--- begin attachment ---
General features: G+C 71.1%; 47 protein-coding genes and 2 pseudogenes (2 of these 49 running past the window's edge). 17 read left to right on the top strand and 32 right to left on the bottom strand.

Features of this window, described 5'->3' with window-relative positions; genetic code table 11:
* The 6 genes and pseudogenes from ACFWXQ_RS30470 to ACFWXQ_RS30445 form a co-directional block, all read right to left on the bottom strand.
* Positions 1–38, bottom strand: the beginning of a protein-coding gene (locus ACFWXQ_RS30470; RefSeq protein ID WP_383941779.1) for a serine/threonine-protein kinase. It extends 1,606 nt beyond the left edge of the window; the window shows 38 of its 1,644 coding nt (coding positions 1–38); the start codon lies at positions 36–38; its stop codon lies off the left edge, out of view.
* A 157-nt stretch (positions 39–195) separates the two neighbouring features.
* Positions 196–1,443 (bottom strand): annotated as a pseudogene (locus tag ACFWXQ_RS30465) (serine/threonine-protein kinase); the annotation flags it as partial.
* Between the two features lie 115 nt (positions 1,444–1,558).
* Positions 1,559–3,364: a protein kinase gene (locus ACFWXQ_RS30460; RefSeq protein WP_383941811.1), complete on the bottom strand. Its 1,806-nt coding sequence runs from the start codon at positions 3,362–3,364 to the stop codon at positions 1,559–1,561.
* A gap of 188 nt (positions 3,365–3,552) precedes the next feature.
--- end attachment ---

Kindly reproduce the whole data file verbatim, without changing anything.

General features: G+C 71.1%; 47 protein-coding genes and 2 pseudogenes (2 of these 49 running past the window's edge). 17 read left to right on the top strand and 32 right to left on the bottom strand.

Features of this window, described 5'->3' with window-relative positions; genetic code table 11:
* The 6 genes and pseudogenes from ACFWXQ_RS30470 to ACFWXQ_RS30445 form a co-directional block, all read right to left on the bottom strand.
* Positions 1–38, bottom strand: the beginning of a protein-coding gene (locus ACFWXQ_RS30470; RefSeq protein ID WP_383941779.1) for a serine/threonine-protein kinase. It extends 1,606 nt beyond the left edge of the window; the window shows 38 of its 1,644 coding nt (coding positions 1–38); the start codon lies at positions 36–38; its stop codon lies off the left edge, out of view.
* A 157-nt stretch (positions 39–195) separates the two neighbouring features.
* Positions 196–1,443 (bottom strand): annotated as a pseudogene (locus tag ACFWXQ_RS30465) (serine/threonine-protein kinase); the annotation flags it as partial.
* Between the two features lie 115 nt (positions 1,444–1,558).
* Positions 1,559–3,364: a protein kinase gene (locus ACFWXQ_RS30460; RefSeq protein WP_383941811.1), complete on the bottom strand. Its 1,806-nt coding sequence runs from the start codon at positions 3,362–3,364 to the stop codon at positions 1,559–1,561.
* A gap of 188 nt (positions 3,365–3,552) precedes the next feature.